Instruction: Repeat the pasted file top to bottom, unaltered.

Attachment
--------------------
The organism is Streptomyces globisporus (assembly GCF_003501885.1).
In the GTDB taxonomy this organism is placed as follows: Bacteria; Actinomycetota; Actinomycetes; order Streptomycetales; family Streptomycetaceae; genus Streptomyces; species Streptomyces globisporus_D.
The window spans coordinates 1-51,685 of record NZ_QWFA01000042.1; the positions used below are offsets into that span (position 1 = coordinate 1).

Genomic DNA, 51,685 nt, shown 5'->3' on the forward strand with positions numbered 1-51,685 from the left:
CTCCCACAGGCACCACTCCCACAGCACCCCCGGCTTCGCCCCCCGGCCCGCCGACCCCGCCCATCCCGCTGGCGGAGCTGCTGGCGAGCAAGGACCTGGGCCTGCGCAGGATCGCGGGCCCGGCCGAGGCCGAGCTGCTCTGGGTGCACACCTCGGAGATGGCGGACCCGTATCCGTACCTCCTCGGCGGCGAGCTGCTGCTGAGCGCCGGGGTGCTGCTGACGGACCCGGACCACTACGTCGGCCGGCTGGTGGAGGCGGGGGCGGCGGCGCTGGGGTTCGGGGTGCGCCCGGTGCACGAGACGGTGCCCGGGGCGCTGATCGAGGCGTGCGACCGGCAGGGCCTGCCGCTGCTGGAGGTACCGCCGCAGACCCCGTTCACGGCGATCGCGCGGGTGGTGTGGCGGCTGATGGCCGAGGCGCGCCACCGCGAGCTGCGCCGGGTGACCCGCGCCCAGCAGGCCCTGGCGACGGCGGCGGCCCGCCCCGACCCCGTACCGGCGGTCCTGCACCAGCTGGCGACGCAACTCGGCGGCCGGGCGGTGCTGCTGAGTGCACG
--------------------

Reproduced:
The organism is Streptomyces globisporus (assembly GCF_003501885.1).
In the GTDB taxonomy this organism is placed as follows: Bacteria; Actinomycetota; Actinomycetes; order Streptomycetales; family Streptomycetaceae; genus Streptomyces; species Streptomyces globisporus_D.
The window spans coordinates 1-51,685 of record NZ_QWFA01000042.1; the positions used below are offsets into that span (position 1 = coordinate 1).

Genomic DNA, 51,685 nt, shown 5'->3' on the forward strand with positions numbered 1-51,685 from the left:
CTCCCACAGGCACCACTCCCACAGCACCCCCGGCTTCGCCCCCCGGCCCGCCGACCCCGCCCATCCCGCTGGCGGAGCTGCTGGCGAGCAAGGACCTGGGCCTGCGCAGGATCGCGGGCCCGGCCGAGGCCGAGCTGCTCTGGGTGCACACCTCGGAGATGGCGGACCCGTATCCGTACCTCCTCGGCGGCGAGCTGCTGCTGAGCGCCGGGGTGCTGCTGACGGACCCGGACCACTACGTCGGCCGGCTGGTGGAGGCGGGGGCGGCGGCGCTGGGGTTCGGGGTGCGCCCGGTGCACGAGACGGTGCCCGGGGCGCTGATCGAGGCGTGCGACCGGCAGGGCCTGCCGCTGCTGGAGGTACCGCCGCAGACCCCGTTCACGGCGATCGCGCGGGTGGTGTGGCGGCTGATGGCCGAGGCGCGCCACCGCGAGCTGCGCCGGGTGACCCGCGCCCAGCAGGCCCTGGCGACGGCGGCGGCCCGCCCCGACCCCGTACCGGCGGTCCTGCACCAGCTGGCGACGCAACTCGGCGGCCGGGCGGTGCTGCTGAGTGCACG